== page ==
Though this increase may create hardship for employers in this struggling economy, 2009 is the last scheduled increase for the federal minimum rate. At this time, no increase is scheduled for 2010.
Pennsylvania state minimum wage covers the smaller employers. The Pennsylvania minimum wage law is enforced by the Bureau of Labor Law Compliance, a part of the Pennsylvania Department of Labor and Industry.
The remaining companies are covered by the (more…)
Pennsylvania employers will receive a welcome infusion of highly trained workers due to two recent training grants totaling more than $3.7 million.
According to a recent announcement made by the U. S. Department of Labor, the President’s Community-Based Job Training Grants Initiative awarded $125 million to 69 community colleges across the United States, including two to Pennsylvania.
The competition was announced in August of 2007, and a total of 341 applications were received. The funds go to training facilities and community colleges to aid workers in competing for high-growth industry jobs.
“Preparing local residents for careers in growing hometown industries is critical to improving the quality of life of thousands of Americans,” said acting Assistant Secretary of Labor for Employment and Training Brent R. Orrell. “These programs will provide participants not only with the skills needed to gain employment, but the change to enter into careers that offer opportunities for advancement.”
Both programs were identified by employers as able to produce workers with skills that are needed now and in the immediate future.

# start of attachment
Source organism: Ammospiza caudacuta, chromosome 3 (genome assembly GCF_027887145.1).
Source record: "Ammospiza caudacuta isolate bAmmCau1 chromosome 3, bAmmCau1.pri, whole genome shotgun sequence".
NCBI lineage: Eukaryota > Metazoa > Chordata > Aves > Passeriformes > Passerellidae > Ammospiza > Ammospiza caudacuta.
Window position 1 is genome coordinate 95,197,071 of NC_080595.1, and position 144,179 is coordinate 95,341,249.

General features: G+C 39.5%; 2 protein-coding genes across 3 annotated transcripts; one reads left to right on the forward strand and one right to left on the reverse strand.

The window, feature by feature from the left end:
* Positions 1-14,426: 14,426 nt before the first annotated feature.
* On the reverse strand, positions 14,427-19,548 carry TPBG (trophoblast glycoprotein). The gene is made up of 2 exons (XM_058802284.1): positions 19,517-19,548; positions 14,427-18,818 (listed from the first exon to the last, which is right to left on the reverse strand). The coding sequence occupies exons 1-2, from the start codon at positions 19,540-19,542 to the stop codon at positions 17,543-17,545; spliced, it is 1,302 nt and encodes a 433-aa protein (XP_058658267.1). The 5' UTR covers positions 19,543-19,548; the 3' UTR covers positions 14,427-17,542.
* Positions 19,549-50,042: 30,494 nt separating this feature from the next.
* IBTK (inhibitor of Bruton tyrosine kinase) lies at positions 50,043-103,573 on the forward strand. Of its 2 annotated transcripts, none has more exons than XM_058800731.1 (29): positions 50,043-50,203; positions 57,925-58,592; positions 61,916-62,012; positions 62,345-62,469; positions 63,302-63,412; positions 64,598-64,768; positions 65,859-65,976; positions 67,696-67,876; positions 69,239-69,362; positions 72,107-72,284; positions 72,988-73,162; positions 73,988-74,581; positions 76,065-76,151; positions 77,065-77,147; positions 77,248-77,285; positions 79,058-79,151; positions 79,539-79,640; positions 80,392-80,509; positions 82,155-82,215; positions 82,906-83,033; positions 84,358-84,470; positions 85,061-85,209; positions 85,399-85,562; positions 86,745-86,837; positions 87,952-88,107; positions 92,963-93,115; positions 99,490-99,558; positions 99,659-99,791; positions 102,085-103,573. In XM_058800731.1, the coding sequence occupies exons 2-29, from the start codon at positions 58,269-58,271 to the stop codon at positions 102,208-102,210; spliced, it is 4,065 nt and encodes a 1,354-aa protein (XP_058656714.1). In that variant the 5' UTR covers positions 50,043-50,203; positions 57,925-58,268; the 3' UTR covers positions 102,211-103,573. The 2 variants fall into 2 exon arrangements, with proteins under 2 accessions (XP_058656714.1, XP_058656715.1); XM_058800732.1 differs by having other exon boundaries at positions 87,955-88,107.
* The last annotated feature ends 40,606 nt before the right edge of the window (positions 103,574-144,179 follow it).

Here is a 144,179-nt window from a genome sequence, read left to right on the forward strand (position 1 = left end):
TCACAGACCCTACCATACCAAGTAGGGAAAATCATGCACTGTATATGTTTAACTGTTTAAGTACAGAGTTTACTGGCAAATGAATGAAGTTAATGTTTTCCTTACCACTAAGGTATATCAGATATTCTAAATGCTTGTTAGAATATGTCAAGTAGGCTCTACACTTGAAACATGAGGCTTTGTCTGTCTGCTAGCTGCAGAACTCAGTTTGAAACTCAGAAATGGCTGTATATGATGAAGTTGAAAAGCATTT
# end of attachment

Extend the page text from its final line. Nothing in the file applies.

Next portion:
The focus of the Grants program is to boost the community college’s role in aiding American workers, and to assist these workers in gaining high-paying jobs with advancement.
To achieve this goal, the grants provide funding for community colleges in areas where industries need workers with a particular type of training. For example, several biotechnology labs in California are seeking trained employees. The Community Based Job Training Grant could be awarded to a community college near these labs, in order to train workers for those positions.
Due to advances in technology and innovation, to globalization and to a workforce that is aging, many industries are in dire need of skilled workers. Nationwide, these industries include biotechnology, logistics and advanced manufacturing.
Employees whose relatives are soldiers now qualify for as much as 26 weeks of unpaid annual leave under a new law.
The law has already gone into effect, and the U.S. Labor Department is rushing to develop a set of regulations built around the legislation.